Health Care

3 Tips for Emergency Prep During the Pandemic

A woman on her cell phone at home on her couch.
Choose the health content that's right for you, and get it delivered right in your inbox

September is National Disaster Preparedness Month, sponsored by the Federal Emergency Management Agency (FEMA). Designed to increase awareness and help families prepare for every type of natural disaster — from tornadoes and wildfires to tropical storms and floods — this annual campaign challenges all of us to do our homework and plan ahead.

While it’s not easy to think about the possibility of a natural disaster when we’re already struggling to stay healthy and safe during a pandemic, taking a few simple steps now could make a life-saving difference should the unthinkable happen.

1. Know the Disaster Risks for Your Area

From mudslides to earthquakes, any type of natural disaster can disrupt hundreds of thousands of lives and have lasting effects on your physical and mental health. That’s why it’s important to be aware of potential disasters in your area. Do you live in a flood zone? Are you on a coastline where hurricanes are common? Wherever you live, it’s essential to know your area’s weather patterns and what the changing seasons can bring.

Long before potential emergencies arise, take time to sit down and discuss with your family what disasters might affect your area, how to get emergency alerts and where to go if you need to evacuate.

Government-run websites are always a trusted source of information. Each of these sites contains vital information for disaster preparation and relief in your area:

The American Red Cross is also a reliable resource for disaster-related updates and information.

2. Create a Disaster Supplies Kit

After an emergency, you may be on your own for a while until essential resources like electricity and other utilities can get back up and running. This could mean having to provide your own shelter, first aid and sanitation for a few days.

Preparing a disaster supply kit can help you get through those first few days. Use a water-resistant backpack or duffel bag and fill it with a three-day supply of items you may need. This can include:

  • Bedding

  • Cash

  • Clothing

  • First aid supplies 

  • Food 

  • Pet food

  • Prescription medication

  • Sanitation supplies 

  • Tools 

  • Water 

If you’re sheltering at home, you will likely be with family you’ve already lived with throughout the pandemic. So, following the same precautions you’ve been taking all along will be effective. Though, during storm season, you may want to stock up on more of your sanitizing products.

Should you need to evacuate to a shelter, things may be trickier. In your supply kit, you will now want to include face masks, soap and hand sanitizer, too. Some have even suggested non-perishable food items (such as protein bars), since sharing food and dining areas may be a concern.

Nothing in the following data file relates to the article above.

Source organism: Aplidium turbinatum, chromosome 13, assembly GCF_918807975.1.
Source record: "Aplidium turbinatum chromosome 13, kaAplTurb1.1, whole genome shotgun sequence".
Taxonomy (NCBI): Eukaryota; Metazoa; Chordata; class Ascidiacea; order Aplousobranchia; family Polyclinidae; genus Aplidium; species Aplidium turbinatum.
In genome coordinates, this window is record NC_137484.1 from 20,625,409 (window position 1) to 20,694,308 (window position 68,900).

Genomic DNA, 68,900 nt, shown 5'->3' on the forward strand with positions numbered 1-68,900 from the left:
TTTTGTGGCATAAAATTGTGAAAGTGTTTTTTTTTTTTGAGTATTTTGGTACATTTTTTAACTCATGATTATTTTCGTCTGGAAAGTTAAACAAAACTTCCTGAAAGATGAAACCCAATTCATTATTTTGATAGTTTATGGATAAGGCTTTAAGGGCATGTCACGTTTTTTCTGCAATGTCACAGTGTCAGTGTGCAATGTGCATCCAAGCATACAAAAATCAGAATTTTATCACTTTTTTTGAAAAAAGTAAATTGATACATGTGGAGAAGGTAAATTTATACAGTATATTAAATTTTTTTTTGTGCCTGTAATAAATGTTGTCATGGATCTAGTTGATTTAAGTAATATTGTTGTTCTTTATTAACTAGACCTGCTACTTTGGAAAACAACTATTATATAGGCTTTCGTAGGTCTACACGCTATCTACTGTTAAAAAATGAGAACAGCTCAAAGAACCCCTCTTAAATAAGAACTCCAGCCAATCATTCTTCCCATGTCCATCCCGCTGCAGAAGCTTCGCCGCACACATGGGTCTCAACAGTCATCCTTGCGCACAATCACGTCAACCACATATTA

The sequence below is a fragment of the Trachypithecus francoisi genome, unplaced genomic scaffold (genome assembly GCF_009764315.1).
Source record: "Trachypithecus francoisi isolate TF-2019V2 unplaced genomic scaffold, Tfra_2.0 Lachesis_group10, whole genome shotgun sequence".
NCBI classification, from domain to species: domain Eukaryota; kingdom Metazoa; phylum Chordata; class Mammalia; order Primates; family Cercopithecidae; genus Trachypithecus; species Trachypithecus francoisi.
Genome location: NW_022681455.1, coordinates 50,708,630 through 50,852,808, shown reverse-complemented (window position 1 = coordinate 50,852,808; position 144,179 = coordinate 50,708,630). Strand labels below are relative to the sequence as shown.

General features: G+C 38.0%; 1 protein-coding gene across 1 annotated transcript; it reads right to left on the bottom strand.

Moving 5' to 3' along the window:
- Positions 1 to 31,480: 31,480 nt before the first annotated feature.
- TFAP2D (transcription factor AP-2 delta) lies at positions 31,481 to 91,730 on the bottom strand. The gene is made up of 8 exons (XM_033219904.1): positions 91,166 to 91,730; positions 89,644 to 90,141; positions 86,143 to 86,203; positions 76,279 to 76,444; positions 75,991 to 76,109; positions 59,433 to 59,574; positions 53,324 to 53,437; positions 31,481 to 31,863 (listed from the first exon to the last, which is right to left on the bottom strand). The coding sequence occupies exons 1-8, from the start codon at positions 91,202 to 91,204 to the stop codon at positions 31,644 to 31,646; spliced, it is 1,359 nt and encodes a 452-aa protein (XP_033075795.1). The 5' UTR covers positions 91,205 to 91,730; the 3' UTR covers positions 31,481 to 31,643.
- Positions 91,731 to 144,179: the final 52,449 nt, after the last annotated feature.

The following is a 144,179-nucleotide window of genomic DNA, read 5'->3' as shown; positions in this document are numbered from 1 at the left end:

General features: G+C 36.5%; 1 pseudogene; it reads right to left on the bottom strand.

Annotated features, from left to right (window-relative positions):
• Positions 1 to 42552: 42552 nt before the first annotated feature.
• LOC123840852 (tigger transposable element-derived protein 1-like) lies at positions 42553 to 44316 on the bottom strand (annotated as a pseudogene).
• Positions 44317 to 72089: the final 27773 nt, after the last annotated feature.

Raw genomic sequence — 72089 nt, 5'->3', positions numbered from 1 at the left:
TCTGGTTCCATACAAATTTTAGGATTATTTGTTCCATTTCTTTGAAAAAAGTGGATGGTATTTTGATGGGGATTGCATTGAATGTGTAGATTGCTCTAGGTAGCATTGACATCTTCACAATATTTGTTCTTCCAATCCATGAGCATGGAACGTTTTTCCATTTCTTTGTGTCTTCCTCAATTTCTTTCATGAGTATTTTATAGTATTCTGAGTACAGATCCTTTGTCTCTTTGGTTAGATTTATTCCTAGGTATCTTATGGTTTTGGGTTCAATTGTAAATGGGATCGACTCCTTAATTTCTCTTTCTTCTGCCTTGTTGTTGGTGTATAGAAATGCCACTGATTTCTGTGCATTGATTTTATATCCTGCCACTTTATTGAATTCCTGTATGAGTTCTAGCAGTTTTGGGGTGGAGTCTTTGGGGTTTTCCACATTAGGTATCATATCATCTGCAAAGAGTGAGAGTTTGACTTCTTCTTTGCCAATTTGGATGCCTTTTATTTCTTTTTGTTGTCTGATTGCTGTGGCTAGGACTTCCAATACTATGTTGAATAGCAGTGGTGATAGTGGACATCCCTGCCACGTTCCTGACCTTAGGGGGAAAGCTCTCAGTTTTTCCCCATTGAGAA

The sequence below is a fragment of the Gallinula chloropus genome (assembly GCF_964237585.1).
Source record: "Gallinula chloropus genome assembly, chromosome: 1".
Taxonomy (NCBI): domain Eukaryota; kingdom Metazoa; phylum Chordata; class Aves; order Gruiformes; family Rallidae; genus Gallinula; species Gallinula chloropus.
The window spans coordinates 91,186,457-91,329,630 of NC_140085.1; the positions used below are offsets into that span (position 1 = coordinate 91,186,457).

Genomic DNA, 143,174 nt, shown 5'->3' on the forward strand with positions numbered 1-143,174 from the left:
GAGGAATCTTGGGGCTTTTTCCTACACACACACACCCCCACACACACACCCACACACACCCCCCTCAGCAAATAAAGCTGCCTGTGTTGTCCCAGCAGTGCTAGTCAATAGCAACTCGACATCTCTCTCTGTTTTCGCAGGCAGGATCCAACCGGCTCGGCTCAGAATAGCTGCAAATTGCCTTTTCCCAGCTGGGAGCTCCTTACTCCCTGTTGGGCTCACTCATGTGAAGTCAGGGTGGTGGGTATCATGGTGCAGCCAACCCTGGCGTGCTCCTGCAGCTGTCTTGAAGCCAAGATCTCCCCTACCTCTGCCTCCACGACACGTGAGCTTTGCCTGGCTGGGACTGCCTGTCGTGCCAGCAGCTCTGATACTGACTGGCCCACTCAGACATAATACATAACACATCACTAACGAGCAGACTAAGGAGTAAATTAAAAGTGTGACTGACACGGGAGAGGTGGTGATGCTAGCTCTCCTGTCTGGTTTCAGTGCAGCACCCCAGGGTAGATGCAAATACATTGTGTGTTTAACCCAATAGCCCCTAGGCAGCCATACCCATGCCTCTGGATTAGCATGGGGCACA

3. Develop a Plan

The Department of Homeland Security said it best: “Be prepared, not scared.” Whether you face a severe storm, hurricane or tornado, a basic plan for safety can help reduce your family’s anxiety, and possibly save their lives.

When disaster strikes, your family may not all be in the same place. That’s why it’s so important to have a basic plan in place that everyone understands.

Your plan should include:

  • Assigning responsibilities to every member of the family

  • Considering special needs for your loved ones

  • Establishing a method for communicating with one another, if needed

  • Mapping out evacuation routes

  • Placing your disaster supply kits in an easy-to-access spot

  • Practicing your plan

  • Selecting a shelter location

  • Writing out your plan

Follow local government agencies for updates on shelter availability. Even if you’ve used a shelter in the past, it may have been closed at some point during the pandemic. This is especially true of school buildings, libraries, etc.

Preparation Can Bring Peace of Mind

While it may seem overwhelming, preparing for a disaster while keeping COVID-19 in mind isn’t all that different. It all comes down to thinking about how to add what you’re already doing to prevent the spread of COVID-19 into your disaster plan.

Unfortunately, disasters won’t wait until you’re ready. With a little preparation and practice, you and your family will have peace of mind knowing you’ve done all you can to get ready for the unexpected. Know that we’re with you at every step as we face these challenges together.

Recent Blogs

A Physcian Examines a Pediatric Patient's Neck
Where Can I Get a School Physical?
A Man Looks at the Palm of His Hand in Pain
When To See a Doctor for a Burn
What Causes Winter Allergies?
A Woman Blows Her Nose While Sitting Up in Bed
How Many Days Can You Test Positive for the Flu?
Can You Swim With Pink Eye?
View More Articles